Carry Ammo - Single Type vs. Mixed
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Thread: Carry Ammo - Single Type vs. Mixed

  1. #1

    Carry Ammo - Single Type vs. Mixed

    Looking for feedback on the pros and cons of carrying a single brand/model of ammo for personal defense, or a mixture of different types in the same mag(s). Have heard a couple of arguments, but sounds worthy of exploring. Ready, set, go!

  3. #2
    Not sure if different ammo types in the same mag can increase your chances of a malfunction. But, why would you want to mix ammo types? If you had to use your gun in a crowded area, and you had a mag mixed with FMJ and JHP, then half your rounds are much more likely to go through your target and kill somebody else while only half of your rounds are likely to have the stopping power you like. I would not be comfortable not knowing what type of bullet was coming out of my gun, and even if you tried to make a pattern of alternating bullet types, you wont be counting your shots while you are in a life or death situation, so you wont know what you are shooting.

    If you really want to carry JHP and FMJ for whatever reason, put FMJ in one mag, and JHP in another mag.

  4. Go with what you can get, but try to keep loads with the same weight/type. Consistency is a factor to keep in mind, especially if you want to hit your target.

  5. #4
    Quote Originally Posted by Tony Quilici View Post
    Consistency is a factor to keep in mind, especially if you want to hit your target.
    Exactly! Different ammo will have different points of impact. Why add anything that will increase variance between shots?

    What would be the pro's for carrying a mix of ammo?
    Anyone who says, "I support the 2nd amendment, BUT"... doesn't. Element of Surprise: a mythical element that many believe has the same affect upon criminals that Kryptonite has upon Superman.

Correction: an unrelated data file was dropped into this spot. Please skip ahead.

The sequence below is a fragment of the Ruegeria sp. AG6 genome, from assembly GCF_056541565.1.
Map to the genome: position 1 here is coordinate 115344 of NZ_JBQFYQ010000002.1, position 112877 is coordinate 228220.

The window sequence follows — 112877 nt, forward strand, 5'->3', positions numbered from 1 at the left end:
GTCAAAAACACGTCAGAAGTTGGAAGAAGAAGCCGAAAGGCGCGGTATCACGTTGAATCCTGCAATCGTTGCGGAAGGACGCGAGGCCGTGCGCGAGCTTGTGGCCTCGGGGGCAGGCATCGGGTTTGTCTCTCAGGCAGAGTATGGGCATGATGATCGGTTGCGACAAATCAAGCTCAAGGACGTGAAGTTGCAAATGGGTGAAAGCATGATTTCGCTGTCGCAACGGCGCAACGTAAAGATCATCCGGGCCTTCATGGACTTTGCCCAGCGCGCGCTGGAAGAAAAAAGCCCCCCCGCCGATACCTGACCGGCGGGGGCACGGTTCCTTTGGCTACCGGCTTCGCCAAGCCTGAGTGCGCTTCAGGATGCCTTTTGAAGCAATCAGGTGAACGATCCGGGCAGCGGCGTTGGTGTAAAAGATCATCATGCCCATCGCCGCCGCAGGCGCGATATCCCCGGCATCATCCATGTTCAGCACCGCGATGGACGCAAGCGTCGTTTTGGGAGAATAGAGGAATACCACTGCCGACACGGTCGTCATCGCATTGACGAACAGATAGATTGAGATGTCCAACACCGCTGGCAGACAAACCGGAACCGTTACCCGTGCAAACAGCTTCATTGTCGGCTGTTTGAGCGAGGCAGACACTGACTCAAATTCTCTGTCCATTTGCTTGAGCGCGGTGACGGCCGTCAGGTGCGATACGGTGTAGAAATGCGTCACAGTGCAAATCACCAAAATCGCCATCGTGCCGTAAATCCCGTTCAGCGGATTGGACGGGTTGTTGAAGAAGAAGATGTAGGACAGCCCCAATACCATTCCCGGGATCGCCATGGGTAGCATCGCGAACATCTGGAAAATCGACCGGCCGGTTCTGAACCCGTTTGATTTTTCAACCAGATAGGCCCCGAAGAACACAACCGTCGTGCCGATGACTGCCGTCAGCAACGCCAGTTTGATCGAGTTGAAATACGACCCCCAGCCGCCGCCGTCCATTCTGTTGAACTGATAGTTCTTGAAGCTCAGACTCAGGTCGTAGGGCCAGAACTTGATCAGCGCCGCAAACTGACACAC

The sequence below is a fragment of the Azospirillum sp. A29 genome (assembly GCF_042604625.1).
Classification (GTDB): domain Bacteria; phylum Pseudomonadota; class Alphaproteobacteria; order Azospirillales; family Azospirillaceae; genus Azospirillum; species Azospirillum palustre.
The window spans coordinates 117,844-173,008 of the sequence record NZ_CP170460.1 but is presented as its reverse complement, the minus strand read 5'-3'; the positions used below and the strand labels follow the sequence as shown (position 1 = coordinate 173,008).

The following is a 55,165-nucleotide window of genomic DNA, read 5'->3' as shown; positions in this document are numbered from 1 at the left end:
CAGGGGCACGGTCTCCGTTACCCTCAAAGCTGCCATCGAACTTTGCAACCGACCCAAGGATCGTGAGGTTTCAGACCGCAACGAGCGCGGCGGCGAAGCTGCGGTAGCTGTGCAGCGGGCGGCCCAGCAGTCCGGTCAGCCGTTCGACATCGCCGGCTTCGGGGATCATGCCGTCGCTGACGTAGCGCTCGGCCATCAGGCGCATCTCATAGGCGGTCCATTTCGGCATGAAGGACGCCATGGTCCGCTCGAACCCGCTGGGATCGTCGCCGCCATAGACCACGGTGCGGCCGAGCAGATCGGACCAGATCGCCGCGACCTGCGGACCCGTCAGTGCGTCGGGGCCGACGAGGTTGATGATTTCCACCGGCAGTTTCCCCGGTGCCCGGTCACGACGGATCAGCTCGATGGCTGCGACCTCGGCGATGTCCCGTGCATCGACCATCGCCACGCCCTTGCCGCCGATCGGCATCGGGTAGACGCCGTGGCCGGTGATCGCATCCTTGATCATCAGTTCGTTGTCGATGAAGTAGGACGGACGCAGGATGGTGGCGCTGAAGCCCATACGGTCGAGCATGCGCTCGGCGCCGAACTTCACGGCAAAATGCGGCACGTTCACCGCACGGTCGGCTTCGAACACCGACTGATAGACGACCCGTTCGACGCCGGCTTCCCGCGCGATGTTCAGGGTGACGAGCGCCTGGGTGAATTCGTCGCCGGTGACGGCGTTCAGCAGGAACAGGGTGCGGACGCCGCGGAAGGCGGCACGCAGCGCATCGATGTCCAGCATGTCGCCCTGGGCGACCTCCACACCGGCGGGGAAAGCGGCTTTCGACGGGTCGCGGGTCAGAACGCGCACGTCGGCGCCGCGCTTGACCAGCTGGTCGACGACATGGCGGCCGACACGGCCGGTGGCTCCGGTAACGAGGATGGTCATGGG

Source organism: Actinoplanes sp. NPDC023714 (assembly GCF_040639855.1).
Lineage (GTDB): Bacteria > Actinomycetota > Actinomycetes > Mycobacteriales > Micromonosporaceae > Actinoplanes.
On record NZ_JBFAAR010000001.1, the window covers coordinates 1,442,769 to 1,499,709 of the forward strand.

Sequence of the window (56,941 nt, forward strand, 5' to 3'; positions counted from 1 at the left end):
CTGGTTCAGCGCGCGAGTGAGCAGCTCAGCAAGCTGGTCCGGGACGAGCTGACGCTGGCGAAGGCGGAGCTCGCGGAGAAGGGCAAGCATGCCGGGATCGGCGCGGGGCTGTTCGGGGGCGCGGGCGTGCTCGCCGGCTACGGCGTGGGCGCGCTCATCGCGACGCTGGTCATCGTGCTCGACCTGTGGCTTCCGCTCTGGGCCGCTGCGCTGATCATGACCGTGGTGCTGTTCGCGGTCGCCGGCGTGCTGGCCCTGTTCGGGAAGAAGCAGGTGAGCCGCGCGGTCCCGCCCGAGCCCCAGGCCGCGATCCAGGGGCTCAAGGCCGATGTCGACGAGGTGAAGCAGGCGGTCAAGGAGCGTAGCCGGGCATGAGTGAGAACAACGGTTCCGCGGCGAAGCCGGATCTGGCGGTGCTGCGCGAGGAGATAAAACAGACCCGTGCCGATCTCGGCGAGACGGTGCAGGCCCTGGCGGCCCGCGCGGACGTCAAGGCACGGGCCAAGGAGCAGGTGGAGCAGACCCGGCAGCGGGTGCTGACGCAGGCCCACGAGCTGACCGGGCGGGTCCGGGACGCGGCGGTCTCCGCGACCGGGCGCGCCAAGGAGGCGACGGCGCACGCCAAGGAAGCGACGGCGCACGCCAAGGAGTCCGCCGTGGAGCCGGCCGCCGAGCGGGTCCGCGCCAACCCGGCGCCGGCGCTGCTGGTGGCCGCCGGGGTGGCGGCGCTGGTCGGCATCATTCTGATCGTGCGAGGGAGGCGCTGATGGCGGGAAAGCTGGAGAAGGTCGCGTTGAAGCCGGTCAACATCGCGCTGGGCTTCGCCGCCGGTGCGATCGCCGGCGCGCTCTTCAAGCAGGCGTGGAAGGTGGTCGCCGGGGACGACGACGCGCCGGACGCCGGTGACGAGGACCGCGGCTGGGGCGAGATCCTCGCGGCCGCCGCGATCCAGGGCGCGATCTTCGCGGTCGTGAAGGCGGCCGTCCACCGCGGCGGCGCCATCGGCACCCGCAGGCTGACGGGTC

6. #5
    There is no reason at all to carry mixed HP & Ball!

    It's a dumb idea spawned by mall-ninja types who are trying to play "Tactical SF."

    If you have time to change ammo to adjust for different tactical situations, you probably should have run while you could!

    All premium self defense loads perform adequately against most ordinary barrier materials.


  7. #6
    I rotate my defense ammo once a year. When I try a verity of products and find one I like, I stick with it no matter what it is. This includes ammo. I have tried different brands of ammo, and found what best works for me. Mix and match can be a bad idea. I would sort your ammo, and find one you like most and stick with it.

  8. #7
    I stick with the round that functions most reliably and hits closest to point of aim. I some times think some folks are loading like acft machine guns, with alternate rounds of WP, AP, HEI, or tracers and feel that covers all bases. If a person alternately loads FMJ & HP, then it maybe 50% of the shots fired are ineffective. Although shot placement is most important. I've known people who load different weights and snake shot also, in one revolver. How do they know the right round is lined up for the situation they're facing? Worse yet in a semi auto.